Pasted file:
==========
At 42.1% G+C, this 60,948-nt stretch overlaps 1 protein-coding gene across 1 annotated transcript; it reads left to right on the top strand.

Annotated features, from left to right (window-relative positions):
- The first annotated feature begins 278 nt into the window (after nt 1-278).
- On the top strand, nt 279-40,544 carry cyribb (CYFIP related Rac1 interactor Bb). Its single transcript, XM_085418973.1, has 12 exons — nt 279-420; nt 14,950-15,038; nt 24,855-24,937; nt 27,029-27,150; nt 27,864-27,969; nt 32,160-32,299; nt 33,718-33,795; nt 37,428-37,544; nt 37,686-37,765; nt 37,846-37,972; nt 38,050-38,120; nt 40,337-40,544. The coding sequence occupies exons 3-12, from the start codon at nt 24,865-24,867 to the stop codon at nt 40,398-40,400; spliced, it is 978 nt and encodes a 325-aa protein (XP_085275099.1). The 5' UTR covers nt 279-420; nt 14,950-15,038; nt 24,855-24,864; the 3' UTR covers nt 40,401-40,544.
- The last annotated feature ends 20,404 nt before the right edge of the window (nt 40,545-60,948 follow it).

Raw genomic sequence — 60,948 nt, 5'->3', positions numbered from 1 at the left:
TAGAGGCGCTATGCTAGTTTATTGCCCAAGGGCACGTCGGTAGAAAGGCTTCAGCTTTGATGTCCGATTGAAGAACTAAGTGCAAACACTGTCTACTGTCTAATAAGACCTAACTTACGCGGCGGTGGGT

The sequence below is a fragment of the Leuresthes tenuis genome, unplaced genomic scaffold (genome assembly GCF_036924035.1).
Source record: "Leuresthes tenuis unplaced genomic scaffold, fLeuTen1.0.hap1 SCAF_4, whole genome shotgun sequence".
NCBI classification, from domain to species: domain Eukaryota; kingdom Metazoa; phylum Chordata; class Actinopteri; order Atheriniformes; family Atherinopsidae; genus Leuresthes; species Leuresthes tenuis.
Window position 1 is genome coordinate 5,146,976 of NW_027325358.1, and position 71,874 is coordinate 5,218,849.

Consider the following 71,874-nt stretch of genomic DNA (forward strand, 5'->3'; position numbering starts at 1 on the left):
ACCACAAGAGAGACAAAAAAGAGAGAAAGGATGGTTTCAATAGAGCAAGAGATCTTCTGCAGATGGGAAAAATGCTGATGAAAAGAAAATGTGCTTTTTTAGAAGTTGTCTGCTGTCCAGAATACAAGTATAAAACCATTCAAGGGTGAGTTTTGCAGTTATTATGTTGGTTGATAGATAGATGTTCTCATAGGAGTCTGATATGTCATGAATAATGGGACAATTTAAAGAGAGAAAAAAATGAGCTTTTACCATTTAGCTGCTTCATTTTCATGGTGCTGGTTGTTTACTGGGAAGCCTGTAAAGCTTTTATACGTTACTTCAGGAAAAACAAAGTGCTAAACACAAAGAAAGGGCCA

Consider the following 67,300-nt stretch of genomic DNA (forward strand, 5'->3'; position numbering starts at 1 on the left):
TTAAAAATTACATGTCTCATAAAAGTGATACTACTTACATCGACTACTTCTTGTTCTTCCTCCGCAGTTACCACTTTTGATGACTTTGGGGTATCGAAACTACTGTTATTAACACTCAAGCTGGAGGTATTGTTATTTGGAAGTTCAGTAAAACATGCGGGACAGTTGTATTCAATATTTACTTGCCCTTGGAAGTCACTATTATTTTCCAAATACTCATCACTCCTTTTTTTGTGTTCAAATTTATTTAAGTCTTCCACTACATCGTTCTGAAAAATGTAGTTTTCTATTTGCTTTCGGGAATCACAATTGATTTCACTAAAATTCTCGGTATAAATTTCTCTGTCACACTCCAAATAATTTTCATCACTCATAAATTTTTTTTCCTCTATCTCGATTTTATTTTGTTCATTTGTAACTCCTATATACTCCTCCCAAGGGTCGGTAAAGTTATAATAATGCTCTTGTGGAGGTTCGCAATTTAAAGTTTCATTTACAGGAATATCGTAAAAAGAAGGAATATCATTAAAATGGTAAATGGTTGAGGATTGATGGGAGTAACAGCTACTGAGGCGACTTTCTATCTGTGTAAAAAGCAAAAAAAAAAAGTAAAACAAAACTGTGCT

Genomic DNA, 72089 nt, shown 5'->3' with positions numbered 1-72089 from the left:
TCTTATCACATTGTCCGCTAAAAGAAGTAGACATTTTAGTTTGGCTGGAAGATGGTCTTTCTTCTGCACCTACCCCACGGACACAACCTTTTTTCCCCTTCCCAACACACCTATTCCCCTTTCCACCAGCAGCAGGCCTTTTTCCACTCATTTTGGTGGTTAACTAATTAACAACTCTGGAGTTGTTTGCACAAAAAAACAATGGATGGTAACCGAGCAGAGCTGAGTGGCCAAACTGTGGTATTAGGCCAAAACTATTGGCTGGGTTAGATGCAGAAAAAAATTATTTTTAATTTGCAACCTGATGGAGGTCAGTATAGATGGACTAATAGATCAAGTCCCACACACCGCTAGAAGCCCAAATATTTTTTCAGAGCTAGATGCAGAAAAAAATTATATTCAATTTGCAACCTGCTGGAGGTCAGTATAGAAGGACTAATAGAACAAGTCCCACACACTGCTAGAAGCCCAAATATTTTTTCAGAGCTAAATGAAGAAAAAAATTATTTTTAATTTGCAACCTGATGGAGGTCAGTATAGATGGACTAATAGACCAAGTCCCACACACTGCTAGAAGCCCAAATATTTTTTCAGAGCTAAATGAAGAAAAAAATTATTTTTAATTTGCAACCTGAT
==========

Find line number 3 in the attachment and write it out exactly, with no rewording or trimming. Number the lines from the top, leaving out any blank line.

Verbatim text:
- The first annotated feature begins 278 nt into the window (after nt 1-278).